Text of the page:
When men write women, the results are tiresome. Reading at random, you will occasionally come across a Lisbeth Salander, a Maria Dmitryevna Akhrosimova, or a Ma Joad, a character with interiority and what feels like her own life off the page. Far too often, though, when you open up a book by a male writer—even a good male writer, and occasionally even a great male writer—you encounter ladies who are a variation on one or more of four themes: virgin, whore, mother, bitch. Sometimes, the ladies begin as one (usually "virgin") and progress through the others by the end of the book, because character development! Emma Bovary holds the distinction of kind of being all four at once. (And, as I’ve argued, Daisy Buchanan does too.)
The Manic Pixie Dream Girls of fiction—sometimes virgins, sometimes whores, depending often on the point of view of the author or narrator—existed long before the MPDGs of the screen added twinkles and quirk to the lives of boring dudes everywhere. Enough already! Where are the Queen Elizabeths of male narratives, the Eleanor of Aquitaines, the Sei Shōnagons? Why is there only one Becky Sharp and why does Thackeray seem as repulsed by her as he is fascinated?
If you want to deliberately seek out an author-guy with the revolutionary understanding that women are people, you do have choices. You can pick up almost anything by Larry McMurtry or Michael Cunningham. You can turn to the much maligned but insightful Jonathan Franzen, who pays his women the compliment of being just as fucked up as the men, or, if you like women warriors and don’t mind the questionable consent bits, George R. R. Martin. (I wanted to name my daughter Arya, but my husband said no. MEN.)
The point is, it’s not impossible to find good female characters in male writers’ books. It’s just much harder than it should be. Which is why it is was refreshing to read in the New York Times Magazine recently a profile of Norman Rush, who said about the brilliant, complicated woman at the heart of his brilliant, complicated novel Mating, “I wanted to create the most fully realized female character in the English language.”
According to the profile’s author, though, “a few outliers didn’t buy Mating. … Among the male writers I spoke to who were not taken with the book, the reason given was that they didn’t believe this could be a woman’s voice.”
Charming, right? Seems like those “male writers” think along the lines of Jack Nicholson’s male writer character in As Good As It Gets:
(Q: “How do you write women so well?” A: “I think of a man, and then I take away reason and accountability.”)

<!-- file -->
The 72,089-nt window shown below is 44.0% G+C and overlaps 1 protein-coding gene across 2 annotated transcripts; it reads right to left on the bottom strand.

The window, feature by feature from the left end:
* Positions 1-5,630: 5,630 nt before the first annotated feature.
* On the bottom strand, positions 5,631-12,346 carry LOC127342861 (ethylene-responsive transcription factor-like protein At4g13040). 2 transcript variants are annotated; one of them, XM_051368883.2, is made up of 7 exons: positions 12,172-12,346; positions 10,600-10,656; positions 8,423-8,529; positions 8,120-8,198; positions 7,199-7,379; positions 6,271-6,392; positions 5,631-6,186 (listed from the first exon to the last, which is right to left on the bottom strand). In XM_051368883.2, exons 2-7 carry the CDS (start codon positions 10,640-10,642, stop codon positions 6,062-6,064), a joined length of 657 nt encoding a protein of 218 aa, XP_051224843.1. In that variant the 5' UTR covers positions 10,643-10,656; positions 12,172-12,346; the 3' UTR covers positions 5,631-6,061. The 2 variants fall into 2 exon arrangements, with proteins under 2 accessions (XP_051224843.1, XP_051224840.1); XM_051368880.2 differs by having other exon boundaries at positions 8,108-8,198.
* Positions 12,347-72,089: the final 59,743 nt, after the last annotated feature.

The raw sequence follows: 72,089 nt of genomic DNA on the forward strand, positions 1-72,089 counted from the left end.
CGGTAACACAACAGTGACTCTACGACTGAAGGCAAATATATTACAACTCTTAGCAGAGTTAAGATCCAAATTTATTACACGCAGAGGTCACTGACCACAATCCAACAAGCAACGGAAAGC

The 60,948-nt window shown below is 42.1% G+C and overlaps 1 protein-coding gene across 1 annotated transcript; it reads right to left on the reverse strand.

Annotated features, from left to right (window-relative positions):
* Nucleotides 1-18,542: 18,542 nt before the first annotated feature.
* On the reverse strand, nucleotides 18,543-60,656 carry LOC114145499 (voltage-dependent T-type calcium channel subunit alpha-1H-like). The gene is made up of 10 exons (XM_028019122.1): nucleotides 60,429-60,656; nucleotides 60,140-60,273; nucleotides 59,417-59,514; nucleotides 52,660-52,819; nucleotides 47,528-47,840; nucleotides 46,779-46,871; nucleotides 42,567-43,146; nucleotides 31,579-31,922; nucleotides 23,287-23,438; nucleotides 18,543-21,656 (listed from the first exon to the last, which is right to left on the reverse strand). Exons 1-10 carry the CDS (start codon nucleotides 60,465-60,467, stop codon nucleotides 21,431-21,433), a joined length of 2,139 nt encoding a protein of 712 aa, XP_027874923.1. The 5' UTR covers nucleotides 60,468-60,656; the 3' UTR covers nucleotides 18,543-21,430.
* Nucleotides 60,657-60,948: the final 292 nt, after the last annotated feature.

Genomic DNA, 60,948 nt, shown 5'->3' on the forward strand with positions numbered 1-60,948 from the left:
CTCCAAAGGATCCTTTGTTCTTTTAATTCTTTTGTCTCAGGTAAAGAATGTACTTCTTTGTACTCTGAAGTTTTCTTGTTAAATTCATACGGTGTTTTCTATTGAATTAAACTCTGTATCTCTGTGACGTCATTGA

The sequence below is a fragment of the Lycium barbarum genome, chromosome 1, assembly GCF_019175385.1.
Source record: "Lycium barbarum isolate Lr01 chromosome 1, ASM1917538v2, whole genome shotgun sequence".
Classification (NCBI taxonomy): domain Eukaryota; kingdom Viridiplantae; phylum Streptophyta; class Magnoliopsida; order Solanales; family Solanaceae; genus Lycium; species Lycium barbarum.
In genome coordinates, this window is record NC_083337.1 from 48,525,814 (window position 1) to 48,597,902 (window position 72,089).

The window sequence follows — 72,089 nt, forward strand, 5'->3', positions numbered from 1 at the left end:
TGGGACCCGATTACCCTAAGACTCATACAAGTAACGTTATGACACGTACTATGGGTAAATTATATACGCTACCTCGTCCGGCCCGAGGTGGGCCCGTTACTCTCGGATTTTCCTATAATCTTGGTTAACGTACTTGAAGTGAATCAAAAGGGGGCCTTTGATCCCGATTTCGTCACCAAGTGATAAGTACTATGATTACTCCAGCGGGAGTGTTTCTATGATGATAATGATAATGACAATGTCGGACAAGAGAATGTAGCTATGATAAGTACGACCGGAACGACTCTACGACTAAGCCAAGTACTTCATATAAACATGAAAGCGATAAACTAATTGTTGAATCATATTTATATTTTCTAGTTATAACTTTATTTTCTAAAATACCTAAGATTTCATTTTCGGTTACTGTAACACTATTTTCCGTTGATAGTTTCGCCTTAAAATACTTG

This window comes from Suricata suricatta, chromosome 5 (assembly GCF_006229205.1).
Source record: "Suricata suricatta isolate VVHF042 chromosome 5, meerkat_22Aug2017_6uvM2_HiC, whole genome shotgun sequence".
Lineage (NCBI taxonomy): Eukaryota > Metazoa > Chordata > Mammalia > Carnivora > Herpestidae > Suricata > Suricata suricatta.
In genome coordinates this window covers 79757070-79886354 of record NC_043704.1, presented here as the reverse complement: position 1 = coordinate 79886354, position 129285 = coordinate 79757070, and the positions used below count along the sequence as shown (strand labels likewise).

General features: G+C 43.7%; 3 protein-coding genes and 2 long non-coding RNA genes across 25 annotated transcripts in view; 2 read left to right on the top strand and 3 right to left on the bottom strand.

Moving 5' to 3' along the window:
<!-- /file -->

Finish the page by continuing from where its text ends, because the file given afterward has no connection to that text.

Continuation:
Those “male writers,” who were presumably scared to put their names to their admission of A-level misogyny, may not agree, but the consensus seems to be that Mating’s unnamed heroine is one of the most fully realized female characters in literature. Years after I first read the book, things she said and did still bubble up to the surface of my mind, as though she were a real person I was once friends with.
Here are some others to keep her company: not the funniest or the “strongest” female characters written by male authors, but the most successfully human.
Dolores Price, She’s Come Undone (Wally Lamb)
It takes guts to start a 20th-century novel with a pre-teen heroine named Dolores. Lamb pulls off her voice perfectly and creates around it a story that captures the lust and hunger, sadness and confusion of adolescence and its aftermath. Towards the end, when life delivered Dolores yet another setback, I remember throwing the book against my bedroom wall in fury at the unfairness of everything—and then crawling over to retrieve it because I couldn’t stop reading.
Lady Macbeth, Macbeth (Shakespeare)
Not an archetype for nothing. Lots of Uncle Willy’s ladies, especially the ones in the comedies, are awesome—they had to be, to impress Queen Elizabeth—but Lady Macbeth is an enduring figure, compelling and tragic. Without her and Hecate, there would be no play.
Ora, To The End of the Land (David Grossman)
Perhaps the ultimate book about a mother, one that deconstructs the myth while at the same time conveying the incomparable intensity of maternal love. The Times’ review of this anti-war novel calls Grossman a “genius” and says, “Ora’s level of self-consciousness, her alertness to the emotional contours of things, her exquisite introspection, give this story the depth and privacy of an Ingmar Bergman film."
Betsey Trotwood, David Copperfield (Charles Dickens)
Possibly the only character in the Western canon to storm away in anger when a child turns out to be a boy and not a girl, the stubborn, principled Miss Betsey Trotwood reappears in the narrative to do what’s right, including save her great-nephew, make us laugh, and show that there was at least one generous, good-hearted person in David’s childhood, which is otherwise as scummy as a prison shower.
Little Bee, The Other Hand (Chris Cleave)
Raw, vital, vivid, absolutely engrossing—the character and the book both. A necessary story about the post-colonial world as seen by a scarred Nigerian girl who refuses to accept the unfairness of life as she knows it.
Winners in the Young Adult Category:
Charlotte, Charlotte’s Web (E.B. White)
Matilda, Matilda (Roald Dahl)
Violet Baudelaire, Series of Unfortunate Events (Lemony Snicket)
Lyra Silvertongue, His Dark Materials (Philip Pullman)
White Queen (Through the Looking Glass, Lewis Carroll)
Ester Bloom is currently working on an update of The Canterbury Tales, so she gets to spend a lot of time with that best-of-all female characters, the Wife of Bath. Follow her @shorterstory.